Kyle Rowley made it official Thursday. More below on his decision to return to the Shock and how he hopes to supplement his income.
By Jim Meehan
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Quarterback Kyle Rowley, who is 2 for 2 in leading the Spokane Shock to arena football championships, wants to make it 3 for 3.
Rowley made his return official Thursday afternoon, signing a contract at Shock team headquarters. Then, true to his exhaustive workout and training regimens, Rowley planned on throwing passes to returning receiver Greg Orton.
Rowley had 23 touchdown passes and no interceptions as the Shock won three playoff games, capped by a 69-57 ArenaBowl victory over
“People keep asking me, ‘What else can you do?’ ” said Rowley, who guided
Seven players from the 2010 team have re-signed and head coach Rob Keefe expects that number to grow to 12-14.
“If your ArenaBowl champion quarterback and ArenaBowl MVP winner and leader of your team is back, it’s definitely a message to the league that we’re ready to do this again,” Keefe said. “I called Kyle and told him, ‘You’re going to get 15 calls (from other teams), I want you to do what’s best for you and your family. I really think this is the right place for you.’ ”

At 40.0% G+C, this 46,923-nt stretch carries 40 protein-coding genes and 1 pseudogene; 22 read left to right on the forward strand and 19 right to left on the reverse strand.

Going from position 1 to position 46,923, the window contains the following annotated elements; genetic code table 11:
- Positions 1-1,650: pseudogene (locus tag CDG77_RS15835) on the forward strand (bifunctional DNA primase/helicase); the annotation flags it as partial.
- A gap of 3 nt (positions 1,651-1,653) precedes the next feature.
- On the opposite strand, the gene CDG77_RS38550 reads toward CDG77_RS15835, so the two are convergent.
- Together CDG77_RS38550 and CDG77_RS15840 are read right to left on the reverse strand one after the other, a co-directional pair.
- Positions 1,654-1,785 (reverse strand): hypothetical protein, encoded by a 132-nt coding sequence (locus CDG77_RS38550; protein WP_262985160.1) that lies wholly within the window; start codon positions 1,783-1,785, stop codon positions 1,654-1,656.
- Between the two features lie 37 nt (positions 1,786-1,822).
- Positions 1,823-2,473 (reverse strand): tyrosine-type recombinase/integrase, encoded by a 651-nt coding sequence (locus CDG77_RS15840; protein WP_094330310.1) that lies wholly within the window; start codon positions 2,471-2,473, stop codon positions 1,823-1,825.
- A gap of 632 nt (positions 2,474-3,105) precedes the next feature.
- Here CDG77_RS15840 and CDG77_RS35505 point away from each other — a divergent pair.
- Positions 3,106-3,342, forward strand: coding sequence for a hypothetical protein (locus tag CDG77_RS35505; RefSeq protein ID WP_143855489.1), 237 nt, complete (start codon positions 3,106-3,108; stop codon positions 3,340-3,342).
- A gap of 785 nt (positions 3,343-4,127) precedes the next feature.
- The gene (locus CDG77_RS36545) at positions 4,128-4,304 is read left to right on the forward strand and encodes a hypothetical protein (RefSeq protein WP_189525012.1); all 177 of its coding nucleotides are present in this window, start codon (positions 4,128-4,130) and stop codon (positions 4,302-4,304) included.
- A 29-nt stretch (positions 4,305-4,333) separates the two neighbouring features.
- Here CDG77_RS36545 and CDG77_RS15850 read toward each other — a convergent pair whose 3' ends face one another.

Rowley heard from several teams, including
Player salaries are limited to $400 per game with three players earning $1,000 as “marketing players.” It’s believed Rowley will be one of the three $1,000 players, but he’s also exploring other options to supplement his income.
“We worked the Spokane Fair every day and Kyle sold close to 600 of his posters there and he had a lot of interest from businesses: Can you make appearances? Can you speak to our group?” Shock majority owner Brady Nelson said. “He has some name and face recognition.”
Nelson said the AFL put in provisions last year, beyond the marketing player designation, “to make it more like other sports where guys can get their own endorsements, like boxing and MMA.”
Keefe said recruiting is generally easier at this point because
“If you want to play football and you want to win, this is the place you want to be,” Keefe said. “My assistant coaches have slept at my house the last couple of days. We’re non-stop at this, phone calls, text messages, Facebook. We have players calling us at 2 a.m. if that’s when they’re comfortable talking.”